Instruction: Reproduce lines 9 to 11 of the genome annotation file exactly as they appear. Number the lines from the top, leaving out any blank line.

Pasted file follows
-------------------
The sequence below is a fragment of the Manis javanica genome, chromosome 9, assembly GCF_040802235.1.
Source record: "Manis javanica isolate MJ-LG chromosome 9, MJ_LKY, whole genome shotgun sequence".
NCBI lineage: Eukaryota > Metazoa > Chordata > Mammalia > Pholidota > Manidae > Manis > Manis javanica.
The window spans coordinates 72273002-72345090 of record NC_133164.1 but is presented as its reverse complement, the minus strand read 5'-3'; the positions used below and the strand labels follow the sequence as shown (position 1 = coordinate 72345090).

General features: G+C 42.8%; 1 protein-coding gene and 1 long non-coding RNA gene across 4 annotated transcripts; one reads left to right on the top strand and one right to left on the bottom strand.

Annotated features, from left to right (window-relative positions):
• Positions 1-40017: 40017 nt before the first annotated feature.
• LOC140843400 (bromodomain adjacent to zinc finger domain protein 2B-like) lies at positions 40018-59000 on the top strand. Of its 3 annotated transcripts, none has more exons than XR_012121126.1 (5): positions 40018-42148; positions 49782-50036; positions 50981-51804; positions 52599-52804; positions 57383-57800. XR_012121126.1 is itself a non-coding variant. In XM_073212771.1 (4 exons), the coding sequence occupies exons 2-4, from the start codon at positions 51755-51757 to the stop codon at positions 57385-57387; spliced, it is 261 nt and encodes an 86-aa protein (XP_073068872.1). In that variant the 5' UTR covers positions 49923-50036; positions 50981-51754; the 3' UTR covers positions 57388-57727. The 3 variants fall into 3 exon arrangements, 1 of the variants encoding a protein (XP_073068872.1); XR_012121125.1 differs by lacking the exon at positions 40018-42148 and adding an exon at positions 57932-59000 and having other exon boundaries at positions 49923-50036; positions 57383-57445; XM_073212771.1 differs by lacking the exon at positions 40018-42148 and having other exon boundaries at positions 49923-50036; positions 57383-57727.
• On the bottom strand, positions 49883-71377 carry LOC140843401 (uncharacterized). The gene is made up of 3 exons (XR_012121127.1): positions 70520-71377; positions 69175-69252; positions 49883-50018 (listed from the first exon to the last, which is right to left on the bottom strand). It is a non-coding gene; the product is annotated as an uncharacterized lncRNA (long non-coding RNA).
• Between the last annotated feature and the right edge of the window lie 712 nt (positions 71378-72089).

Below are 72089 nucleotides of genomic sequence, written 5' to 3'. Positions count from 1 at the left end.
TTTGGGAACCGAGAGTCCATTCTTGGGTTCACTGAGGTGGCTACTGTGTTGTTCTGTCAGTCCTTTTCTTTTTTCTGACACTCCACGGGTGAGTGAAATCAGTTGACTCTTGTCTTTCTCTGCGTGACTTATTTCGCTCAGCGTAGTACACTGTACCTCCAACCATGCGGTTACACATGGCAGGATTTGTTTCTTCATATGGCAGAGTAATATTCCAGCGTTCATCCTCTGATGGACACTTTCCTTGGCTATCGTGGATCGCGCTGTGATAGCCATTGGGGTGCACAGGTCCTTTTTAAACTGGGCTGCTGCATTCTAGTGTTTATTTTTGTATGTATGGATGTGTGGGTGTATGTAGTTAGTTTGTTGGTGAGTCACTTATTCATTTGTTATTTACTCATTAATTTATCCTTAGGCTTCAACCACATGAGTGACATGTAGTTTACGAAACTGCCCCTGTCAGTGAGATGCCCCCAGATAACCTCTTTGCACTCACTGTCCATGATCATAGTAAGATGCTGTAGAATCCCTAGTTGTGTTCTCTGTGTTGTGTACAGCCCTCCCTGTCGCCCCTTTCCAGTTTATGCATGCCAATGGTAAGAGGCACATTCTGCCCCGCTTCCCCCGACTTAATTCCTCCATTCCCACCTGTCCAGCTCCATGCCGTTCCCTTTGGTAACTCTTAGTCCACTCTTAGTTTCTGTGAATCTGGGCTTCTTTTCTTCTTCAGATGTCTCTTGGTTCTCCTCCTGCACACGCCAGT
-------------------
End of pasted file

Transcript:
• On the bottom strand, positions 49883-71377 carry LOC140843401 (uncharacterized). The gene is made up of 3 exons (XR_012121127.1): positions 70520-71377; positions 69175-69252; positions 49883-50018 (listed from the first exon to the last, which is right to left on the bottom strand). It is a non-coding gene; the product is annotated as an uncharacterized lncRNA (long non-coding RNA).
• Between the last annotated feature and the right edge of the window lie 712 nt (positions 71378-72089).

Below are 72089 nucleotides of genomic sequence, written 5' to 3'. Positions count from 1 at the left end.